Major sports stadium is venue for Love activity, Hate exercise? campaign messages

All eyes were on the CSP’s Love activity, Hate exercise? campaign as fans gathered for a professional rugby league match.

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Promotional material from the CSP's Love activity, Hate exercise? campaign was distributed widely to spectators at the Hull city stadium on 27 July. Photos: Asadour Guzelian

The campaign’s logos and messages were displayed on giant screens at the KCOM stadium in Kingston upon Hull on Friday.

On the pitch were Hull FC and Hull Kingston Rovers professional rugby league clubs.

And in the stands the Love activity, Hate exercise? leaflets were distributed to nearly 18,000 fans.

Physiotherapists in the region are part of a unique collaboration with rugby league clubs, the clinical commissioning group and the council’s public health department.

CSP campaigns and regional engagement officer Catherine Chappell said: ‘It was pleasing because it brought the inspiring messages about the Love activity, Hate exercise? campaign to thousands of members of the public in Hull and was enabled by a member who is thinking innovatively by promoting the campaign at a local level.’

Teaming up for health, a year-long pilot project, aims to demonstrate the positive impacts that engaging with the various community-based programmes can have on health and wellbeing.

 

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It is holding events through the year to showcase the range of services available to the general public.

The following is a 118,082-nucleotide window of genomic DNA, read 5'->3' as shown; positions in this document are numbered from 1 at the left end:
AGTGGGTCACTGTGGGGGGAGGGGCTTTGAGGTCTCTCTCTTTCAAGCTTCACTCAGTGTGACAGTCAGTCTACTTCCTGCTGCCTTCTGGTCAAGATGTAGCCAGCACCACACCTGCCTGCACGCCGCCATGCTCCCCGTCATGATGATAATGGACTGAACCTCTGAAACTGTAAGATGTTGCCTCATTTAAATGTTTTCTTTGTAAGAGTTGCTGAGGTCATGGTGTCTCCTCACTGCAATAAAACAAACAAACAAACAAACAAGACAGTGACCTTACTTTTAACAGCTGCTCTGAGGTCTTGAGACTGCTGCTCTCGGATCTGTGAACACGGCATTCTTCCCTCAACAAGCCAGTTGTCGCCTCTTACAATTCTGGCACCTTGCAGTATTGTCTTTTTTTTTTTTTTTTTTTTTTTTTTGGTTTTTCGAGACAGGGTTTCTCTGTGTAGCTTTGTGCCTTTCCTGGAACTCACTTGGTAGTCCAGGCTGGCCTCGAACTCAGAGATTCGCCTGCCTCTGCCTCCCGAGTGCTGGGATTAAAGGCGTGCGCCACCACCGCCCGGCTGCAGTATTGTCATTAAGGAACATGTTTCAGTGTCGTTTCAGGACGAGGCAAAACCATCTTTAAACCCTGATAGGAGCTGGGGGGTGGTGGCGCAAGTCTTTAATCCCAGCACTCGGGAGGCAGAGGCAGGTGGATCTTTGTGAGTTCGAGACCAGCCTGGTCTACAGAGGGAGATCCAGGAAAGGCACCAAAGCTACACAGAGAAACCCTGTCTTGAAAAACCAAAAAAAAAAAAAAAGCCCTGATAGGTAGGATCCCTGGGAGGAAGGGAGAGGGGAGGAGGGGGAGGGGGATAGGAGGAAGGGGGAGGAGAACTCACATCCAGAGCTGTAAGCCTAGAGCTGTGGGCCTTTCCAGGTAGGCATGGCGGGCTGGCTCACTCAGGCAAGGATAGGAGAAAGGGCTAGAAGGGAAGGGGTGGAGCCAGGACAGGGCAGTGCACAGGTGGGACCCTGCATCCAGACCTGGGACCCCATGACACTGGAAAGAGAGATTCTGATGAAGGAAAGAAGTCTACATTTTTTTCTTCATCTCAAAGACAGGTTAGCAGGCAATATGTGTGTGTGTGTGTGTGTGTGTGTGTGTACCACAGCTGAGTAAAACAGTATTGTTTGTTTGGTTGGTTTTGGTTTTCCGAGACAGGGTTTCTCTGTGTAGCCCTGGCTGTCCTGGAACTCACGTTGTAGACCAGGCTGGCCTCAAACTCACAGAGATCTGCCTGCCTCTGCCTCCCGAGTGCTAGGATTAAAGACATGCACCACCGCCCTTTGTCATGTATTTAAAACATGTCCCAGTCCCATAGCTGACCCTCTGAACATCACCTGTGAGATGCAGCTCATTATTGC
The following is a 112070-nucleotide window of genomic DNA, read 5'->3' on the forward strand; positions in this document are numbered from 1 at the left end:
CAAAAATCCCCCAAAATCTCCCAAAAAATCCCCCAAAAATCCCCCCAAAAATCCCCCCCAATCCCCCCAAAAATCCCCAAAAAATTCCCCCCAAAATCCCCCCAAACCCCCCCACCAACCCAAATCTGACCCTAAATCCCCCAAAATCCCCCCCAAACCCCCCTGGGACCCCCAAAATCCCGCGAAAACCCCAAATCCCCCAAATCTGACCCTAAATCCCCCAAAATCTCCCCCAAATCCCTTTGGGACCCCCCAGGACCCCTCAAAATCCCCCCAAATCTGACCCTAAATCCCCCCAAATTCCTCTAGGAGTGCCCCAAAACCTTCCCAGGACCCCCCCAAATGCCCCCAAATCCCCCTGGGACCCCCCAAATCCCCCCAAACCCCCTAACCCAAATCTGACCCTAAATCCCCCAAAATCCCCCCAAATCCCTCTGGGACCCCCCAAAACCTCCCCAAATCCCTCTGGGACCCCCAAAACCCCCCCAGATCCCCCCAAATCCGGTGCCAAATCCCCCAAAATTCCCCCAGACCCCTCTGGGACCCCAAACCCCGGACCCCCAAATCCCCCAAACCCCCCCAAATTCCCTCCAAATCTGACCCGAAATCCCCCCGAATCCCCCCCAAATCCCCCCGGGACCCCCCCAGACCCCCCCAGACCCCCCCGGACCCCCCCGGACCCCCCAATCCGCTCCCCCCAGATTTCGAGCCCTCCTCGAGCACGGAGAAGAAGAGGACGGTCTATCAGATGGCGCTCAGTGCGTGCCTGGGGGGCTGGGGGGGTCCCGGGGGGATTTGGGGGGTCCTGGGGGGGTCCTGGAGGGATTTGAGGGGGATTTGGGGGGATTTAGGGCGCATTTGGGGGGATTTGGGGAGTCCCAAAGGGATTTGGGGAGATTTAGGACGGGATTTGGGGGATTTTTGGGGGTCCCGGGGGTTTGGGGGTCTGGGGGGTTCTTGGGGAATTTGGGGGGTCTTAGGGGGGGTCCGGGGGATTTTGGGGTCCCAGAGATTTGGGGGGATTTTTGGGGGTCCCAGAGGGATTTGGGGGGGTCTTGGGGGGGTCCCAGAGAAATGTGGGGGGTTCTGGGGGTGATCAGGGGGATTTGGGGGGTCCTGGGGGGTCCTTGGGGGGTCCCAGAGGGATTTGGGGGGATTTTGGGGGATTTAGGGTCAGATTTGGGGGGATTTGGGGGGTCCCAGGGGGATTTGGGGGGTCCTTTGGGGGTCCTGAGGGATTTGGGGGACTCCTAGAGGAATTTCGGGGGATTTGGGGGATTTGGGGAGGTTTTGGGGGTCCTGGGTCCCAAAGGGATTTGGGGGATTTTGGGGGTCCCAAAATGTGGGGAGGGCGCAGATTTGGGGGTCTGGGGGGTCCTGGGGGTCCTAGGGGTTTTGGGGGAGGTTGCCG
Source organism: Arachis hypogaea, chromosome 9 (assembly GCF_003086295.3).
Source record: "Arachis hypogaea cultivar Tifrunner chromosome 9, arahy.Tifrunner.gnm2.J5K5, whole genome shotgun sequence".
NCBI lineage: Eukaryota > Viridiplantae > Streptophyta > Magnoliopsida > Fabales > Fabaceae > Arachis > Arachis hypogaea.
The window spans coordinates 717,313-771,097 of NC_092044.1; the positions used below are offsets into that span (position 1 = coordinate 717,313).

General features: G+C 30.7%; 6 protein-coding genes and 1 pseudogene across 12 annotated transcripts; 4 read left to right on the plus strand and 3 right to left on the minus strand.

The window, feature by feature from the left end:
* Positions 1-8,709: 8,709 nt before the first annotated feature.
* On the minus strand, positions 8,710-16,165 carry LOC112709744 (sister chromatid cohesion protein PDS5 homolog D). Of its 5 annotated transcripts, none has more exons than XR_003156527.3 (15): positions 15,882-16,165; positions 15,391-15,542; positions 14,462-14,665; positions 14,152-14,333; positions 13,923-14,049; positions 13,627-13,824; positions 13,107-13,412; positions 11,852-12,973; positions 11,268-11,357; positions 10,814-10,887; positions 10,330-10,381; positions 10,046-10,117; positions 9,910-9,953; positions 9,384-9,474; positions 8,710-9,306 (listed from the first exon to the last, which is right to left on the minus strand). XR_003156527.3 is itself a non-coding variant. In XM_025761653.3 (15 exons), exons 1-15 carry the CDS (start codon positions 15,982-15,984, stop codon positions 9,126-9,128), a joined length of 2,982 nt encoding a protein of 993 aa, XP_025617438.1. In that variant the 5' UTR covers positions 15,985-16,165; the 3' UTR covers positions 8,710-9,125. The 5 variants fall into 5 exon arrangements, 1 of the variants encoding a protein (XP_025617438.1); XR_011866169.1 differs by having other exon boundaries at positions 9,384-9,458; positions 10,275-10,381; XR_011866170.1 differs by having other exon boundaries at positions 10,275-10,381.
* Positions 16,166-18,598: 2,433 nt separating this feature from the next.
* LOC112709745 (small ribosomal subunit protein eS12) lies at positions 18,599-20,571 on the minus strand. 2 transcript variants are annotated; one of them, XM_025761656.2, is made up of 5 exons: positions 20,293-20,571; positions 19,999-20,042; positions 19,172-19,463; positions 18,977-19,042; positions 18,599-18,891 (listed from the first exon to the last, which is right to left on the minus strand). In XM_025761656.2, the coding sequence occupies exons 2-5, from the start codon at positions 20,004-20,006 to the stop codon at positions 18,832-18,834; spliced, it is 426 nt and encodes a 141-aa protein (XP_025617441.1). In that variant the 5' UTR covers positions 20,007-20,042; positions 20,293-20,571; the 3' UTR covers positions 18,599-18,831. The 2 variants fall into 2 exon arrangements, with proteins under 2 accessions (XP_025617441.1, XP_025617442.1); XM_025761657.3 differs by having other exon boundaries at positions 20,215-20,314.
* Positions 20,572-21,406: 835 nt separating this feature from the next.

Hull Kingston Rovers runs 'Food for thought' sessions and FIT4FC fitness sessions at the Hull FC training ground. Fans are granted access to the facilities used by the first team, free of charge.

The 10 week block allows participants to track their individual progress, and receive a free health check.

Fans can join past and current players to find out how they cope with the everyday demands of life alongside being a professional athlete.

‘Discover how they handle criticism, bounce back from injury, manage life in the public eye and what happens when it’s time to hang up their boots,’ said a Teaming up for health spokeswoman.

 

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‘Come along to help build your mental and physical fitness, by listening to powerful stories from past and current players, coaches and referees, before then taking part in a physical activity session at the first team training ground.’

Chris John, senior physiotherapist at Hull FC, added: ‘There is a myth that exercise is not good for you if you are in pain. Seeking advice from a physiotherapist may be appropriate if you are worried that exercise may cause you too much pain or fatigue.

‘Physiotherapists understand how you might feel about your limits and are the trusted experts to give you the hope, help and advice so that you can do more of the activities you love.’

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by Gary Henson

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